Types of Garden Enemies
Aluminum sulfate has been used for acidifying soil but may cause some plant injury. Sulfur is safer and can be combined half and half with ferrous (iron) sulfate for treating the soil around shrubs, using 1 to 1% pounds per 100 square feet. For a quicker response foliage can be sprayed with iron sulfate, using 1 ounce in 2 gallons of water, adding 1/4 ounce soybean flour to increase adhesiveness. Dr. Pirone in Modern Gardening also suggests using iron ammonium citrate, the "green pearls" employed in photographic processing, at rate of 1 ounce to 5 gallons of water.

Very new is the use of an iron-chelate complex in the soil to correct iron deficiency without changing soil acidity. One chelating agent, ethylene diamine tetra-acetic acid, is marketed under the trade names of Versene and Sequestrene.

Once every 17 years the PERIODICAL CICADA, 17-year locust (Magicicada septendecim) has its day. And what a day it is! The air is hideous with its continuous high-pitched whine, and oak trees look as if they had been suddenly struck by blight, being covered with twigs and small branches

Fig. 24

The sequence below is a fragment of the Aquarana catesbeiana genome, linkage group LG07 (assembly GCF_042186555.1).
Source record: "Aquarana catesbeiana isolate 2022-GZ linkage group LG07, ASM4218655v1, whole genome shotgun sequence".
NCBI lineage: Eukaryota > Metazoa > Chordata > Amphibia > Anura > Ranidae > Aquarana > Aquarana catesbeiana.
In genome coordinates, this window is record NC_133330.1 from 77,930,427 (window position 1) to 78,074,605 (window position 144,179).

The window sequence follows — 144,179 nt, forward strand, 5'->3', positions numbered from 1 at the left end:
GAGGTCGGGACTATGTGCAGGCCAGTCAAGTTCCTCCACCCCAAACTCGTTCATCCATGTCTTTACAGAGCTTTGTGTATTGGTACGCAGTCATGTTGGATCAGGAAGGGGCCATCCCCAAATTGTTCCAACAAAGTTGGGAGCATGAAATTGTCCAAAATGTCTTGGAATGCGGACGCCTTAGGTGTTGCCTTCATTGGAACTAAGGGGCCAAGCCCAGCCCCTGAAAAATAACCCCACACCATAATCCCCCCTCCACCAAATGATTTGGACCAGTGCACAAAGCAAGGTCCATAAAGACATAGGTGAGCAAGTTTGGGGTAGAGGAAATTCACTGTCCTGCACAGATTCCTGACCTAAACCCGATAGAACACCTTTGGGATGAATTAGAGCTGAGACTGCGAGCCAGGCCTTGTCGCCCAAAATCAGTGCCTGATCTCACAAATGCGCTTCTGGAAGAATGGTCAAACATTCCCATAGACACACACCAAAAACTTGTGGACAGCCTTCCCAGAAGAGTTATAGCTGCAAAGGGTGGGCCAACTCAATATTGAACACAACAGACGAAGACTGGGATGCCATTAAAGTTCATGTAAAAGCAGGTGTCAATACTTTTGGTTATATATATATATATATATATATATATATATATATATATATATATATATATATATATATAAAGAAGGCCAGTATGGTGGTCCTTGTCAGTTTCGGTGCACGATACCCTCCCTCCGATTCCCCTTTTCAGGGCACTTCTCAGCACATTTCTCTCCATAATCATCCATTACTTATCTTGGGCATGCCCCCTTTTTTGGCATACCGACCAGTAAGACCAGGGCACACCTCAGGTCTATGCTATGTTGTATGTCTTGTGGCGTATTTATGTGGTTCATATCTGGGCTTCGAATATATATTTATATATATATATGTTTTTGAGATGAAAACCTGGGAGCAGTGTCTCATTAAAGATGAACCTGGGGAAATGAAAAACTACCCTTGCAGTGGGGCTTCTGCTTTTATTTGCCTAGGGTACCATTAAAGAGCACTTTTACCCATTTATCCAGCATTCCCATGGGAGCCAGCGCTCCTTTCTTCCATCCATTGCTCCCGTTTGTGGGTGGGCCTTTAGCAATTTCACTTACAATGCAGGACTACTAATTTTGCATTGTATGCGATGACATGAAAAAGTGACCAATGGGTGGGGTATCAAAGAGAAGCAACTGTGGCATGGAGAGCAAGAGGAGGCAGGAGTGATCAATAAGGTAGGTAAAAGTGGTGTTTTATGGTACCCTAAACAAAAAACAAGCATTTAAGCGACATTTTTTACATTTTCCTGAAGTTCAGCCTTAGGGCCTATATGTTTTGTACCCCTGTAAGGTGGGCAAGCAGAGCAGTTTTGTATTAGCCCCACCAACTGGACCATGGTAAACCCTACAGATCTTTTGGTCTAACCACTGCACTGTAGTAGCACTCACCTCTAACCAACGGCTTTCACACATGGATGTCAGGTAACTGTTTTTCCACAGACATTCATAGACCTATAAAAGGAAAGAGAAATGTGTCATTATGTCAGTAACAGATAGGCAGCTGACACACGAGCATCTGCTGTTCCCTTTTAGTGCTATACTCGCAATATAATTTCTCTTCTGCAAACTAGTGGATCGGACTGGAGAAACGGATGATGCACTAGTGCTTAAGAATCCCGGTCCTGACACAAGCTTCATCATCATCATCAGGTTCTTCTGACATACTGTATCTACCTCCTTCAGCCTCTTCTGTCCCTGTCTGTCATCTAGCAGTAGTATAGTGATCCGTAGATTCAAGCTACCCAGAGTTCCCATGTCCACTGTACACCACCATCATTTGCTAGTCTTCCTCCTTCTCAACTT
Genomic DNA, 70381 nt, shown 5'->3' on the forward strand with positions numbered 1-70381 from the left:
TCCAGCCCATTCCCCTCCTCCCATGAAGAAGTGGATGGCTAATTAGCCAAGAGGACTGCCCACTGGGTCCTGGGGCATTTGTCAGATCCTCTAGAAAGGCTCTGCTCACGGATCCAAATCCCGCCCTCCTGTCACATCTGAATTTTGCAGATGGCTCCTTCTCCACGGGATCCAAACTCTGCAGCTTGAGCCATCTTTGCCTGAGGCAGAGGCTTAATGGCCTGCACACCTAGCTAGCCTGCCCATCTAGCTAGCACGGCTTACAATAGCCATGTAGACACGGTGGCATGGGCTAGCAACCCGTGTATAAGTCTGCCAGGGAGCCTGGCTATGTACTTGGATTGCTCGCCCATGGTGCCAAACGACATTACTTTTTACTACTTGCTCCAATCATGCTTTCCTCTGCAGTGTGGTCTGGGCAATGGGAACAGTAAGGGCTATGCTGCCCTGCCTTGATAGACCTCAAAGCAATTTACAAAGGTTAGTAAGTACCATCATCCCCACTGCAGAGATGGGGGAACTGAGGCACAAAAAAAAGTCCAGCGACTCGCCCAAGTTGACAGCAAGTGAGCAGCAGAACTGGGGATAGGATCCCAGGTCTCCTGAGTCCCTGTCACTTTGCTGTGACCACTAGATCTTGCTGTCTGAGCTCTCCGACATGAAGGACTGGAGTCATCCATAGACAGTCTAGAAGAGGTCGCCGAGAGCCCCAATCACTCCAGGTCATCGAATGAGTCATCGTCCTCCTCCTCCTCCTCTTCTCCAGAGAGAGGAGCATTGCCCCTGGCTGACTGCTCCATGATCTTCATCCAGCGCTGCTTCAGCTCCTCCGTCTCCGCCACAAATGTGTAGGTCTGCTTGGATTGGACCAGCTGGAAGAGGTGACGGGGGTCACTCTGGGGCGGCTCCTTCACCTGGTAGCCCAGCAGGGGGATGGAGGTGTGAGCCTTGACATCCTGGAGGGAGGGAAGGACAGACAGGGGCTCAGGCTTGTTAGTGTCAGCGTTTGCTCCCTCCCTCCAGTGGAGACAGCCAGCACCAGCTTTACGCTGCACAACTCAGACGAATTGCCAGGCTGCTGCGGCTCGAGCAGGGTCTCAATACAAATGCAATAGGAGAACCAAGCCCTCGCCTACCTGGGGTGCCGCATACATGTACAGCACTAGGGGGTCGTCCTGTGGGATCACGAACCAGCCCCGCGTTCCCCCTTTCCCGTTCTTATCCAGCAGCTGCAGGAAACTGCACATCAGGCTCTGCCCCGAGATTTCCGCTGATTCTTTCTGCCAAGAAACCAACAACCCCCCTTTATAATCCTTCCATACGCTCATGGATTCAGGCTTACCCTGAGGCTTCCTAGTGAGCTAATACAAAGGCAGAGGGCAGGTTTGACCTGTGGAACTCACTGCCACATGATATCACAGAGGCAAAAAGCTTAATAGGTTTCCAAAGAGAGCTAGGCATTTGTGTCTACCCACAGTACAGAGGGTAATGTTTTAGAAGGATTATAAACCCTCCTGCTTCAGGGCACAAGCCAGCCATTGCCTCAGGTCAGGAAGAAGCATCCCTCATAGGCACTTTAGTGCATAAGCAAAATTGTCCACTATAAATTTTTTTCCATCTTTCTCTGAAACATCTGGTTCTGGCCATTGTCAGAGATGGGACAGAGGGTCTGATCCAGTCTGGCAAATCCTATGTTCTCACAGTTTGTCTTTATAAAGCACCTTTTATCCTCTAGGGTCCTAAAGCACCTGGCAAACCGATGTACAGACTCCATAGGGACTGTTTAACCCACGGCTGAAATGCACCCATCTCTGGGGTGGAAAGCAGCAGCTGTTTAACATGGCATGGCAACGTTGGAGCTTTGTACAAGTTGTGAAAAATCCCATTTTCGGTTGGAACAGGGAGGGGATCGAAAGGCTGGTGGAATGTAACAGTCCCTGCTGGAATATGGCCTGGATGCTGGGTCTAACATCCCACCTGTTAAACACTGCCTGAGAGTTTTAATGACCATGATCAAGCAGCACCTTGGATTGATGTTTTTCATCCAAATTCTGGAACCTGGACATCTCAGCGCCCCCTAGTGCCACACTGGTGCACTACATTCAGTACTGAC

The true 17-year locust ranges from Massachusetts to Georgia and west to Wisconsin and Texas, but there is a 13-year form from Virginia to Oklahoma and south to the Gulf of Mexico. Eggs are laid in twigs and small branches, the position marked by protruding splinters. When they hatch in 6 or 7 weeks, the larvae drop to the ground and feed on tree roots for the next 13 or 17 years, though seldom causing appreciable damage. Then they crawl out of the ground, leaving holes or perhaps a small chimney 1/2 inch across, and climb up a tree trunk where the hard nymph skin splits down the back to free the adult cicada. The dark, wedge-shaped body is about an inch long with wings extending well beyond it. Eyes, legs, and wing veins are reddish orange. In the flight year trees are covered with empty skins by the thousand, for as many as 20,000 nymphs have spent their long existence under a single large tree. The shrill noise is made by the males, with two drumlike membranes on the sides of the first abdominal segment. It can be simply horrible; you feel you must leave home to get away from it; motorists coming suddenly into a cicada region stop their cars and look at the motor, sure that something has gone wrong. It lasts about a month, and then all is peace.

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